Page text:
Hadoop Streaming is a feature that comes with Hadoop and allows users or developers to use various different languages for writing MapReduce programs like Python, C++, Ruby, etc. It supports all the languages that can read from standard input and write to standard output. We will be implementing Python with Hadoop Streaming and will observe how it works. We will implement the word count problem in python to understand Hadoop Streaming. We will be creating mapper.py and reducer.py to perform map and reduce tasks.
Let’s create one file which contains multiple words that we can count.
Step 1: Create a file with the name word_count_data.txt and add some data to it.
cd Documents/ # to change the directory to /Documents touch word_count_data.txt # touch is used to create an empty file nano word_count_data.txt # nano is a command line editor to edit the file cat word_count_data.txt # cat is used to see the content of the file
Step 2: Create a mapper.py file that implements the mapper logic. It will read the data from STDIN and will split the lines into words, and will generate an output of each word with its individual count.
cd Documents/ # to change the directory to /Documents touch mapper.py # touch is used to create an empty file cat mapper.py # cat is used to see the content of the file
Copy the below code to the mapper.py file.
Here in the above program #! is known as shebang and used for interpreting the script. The file will be run using the command we are specifying.
Let’s test our mapper.py locally that it is working fine or not.
cat <text_data_file> | python <mapper_code_python_file>
Command(in my case)
cat word_count_data.txt | python mapper.py
The output of the mapper is shown below.
Step 3: Create a reducer.py file that implements the reducer logic. It will read the output of mapper.py from STDIN(standard input) and will aggregate the occurrence of each word and will write the final output to STDOUT.
cd Documents/ # to change the directory to /Documents touch reducer.py # touch is used to create an empty file
Now let’s check our reducer code reducer.py with mapper.py is it working properly or not with the help of the below command.
cat word_count_data.txt | python mapper.py | sort -k1,1 | python reducer.py
We can see that our reducer is also working fine in our local system.
Step 4: Now let’s start all our Hadoop daemons with the below command.
Now make a directory word_count_in_python in our HDFS in the root directory that will store our word_count_data.txt file with the below command.
hdfs dfs -mkdir /word_count_in_python
Copy word_count_data.txt to this folder in our HDFS with help of copyFromLocal command.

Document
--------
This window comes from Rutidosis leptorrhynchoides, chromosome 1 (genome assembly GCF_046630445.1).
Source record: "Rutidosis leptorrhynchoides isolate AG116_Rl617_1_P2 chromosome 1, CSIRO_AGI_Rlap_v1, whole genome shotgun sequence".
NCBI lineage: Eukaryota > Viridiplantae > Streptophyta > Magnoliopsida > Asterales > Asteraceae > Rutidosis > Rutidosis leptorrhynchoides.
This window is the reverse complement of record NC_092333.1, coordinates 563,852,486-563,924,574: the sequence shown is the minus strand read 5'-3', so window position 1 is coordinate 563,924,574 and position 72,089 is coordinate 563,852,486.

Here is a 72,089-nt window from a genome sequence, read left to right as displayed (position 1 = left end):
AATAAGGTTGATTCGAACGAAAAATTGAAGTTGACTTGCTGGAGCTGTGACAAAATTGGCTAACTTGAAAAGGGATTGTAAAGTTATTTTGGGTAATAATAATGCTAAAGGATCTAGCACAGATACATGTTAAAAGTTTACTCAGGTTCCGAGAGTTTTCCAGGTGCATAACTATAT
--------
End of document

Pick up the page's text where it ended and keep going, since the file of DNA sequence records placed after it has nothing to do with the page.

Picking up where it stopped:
Syntax to copy a file from your local file system to the HDFS is given below:
hdfs dfs -copyFromLocal /path 1 /path 2 .... /path n /destination
Actual command(in my case)
hdfs dfs -copyFromLocal /home/dikshant/Documents/word_count_data.txt /word_count_in_python
Now our data file has been sent to HDFS successfully. we can check whether it sends or not by using the below command or by manually visiting our HDFS.
hdfs dfs -ls / # list down content of the root directory hdfs dfs -ls /word_count_in_python # list down content of /word_count_in_python directory
Let’s give executable permission to our mapper.py and reducer.py with the help of below command.
cd Documents/ chmod 777 mapper.py reducer.py # changing the permission to read, write, exectute for user, group and others
In below image,Then we can observe that we have changed the file permission.
Step 5: Now download the latest hadoop-streaming jar file from this Link. Then place, this Hadoop,-streaming jar file to a place from you can easily access it. In my case, I am placing it to /Documents folder where mapper.py and reducer.py file is present.
Now let’s run our python files with the help of the Hadoop streaming utility as shown below.
hadoop jar /home/dikshant/Documents/hadoop-streaming-2.7.3.jar \ > -input /word_count_in_python/word_count_data.txt \ > -output /word_count_in_python/output \ > -mapper /home/dikshant/Documents/mapper.py \ > -reducer /home/dikshant/Documents/reducer.py
In the above command in -output, we will specify the location in HDFS where we want our output to be stored. So let’s check our output in output file at location /word_count_in_python/output/part-00000 in my case. We can check results by manually vising the location in HDFS or with the help of cat command as shown below.
hdfs dfs -cat /word_count_in_python/output/part-00000
Basic options that we can use with Hadoop Streaming
|-mapper||The command to be run as the mapper|
|-reducer||The command to be run as the reducer|
|-input||The DFS input path for the Map step|
|-output||The DFS output directory for the Reduce step|
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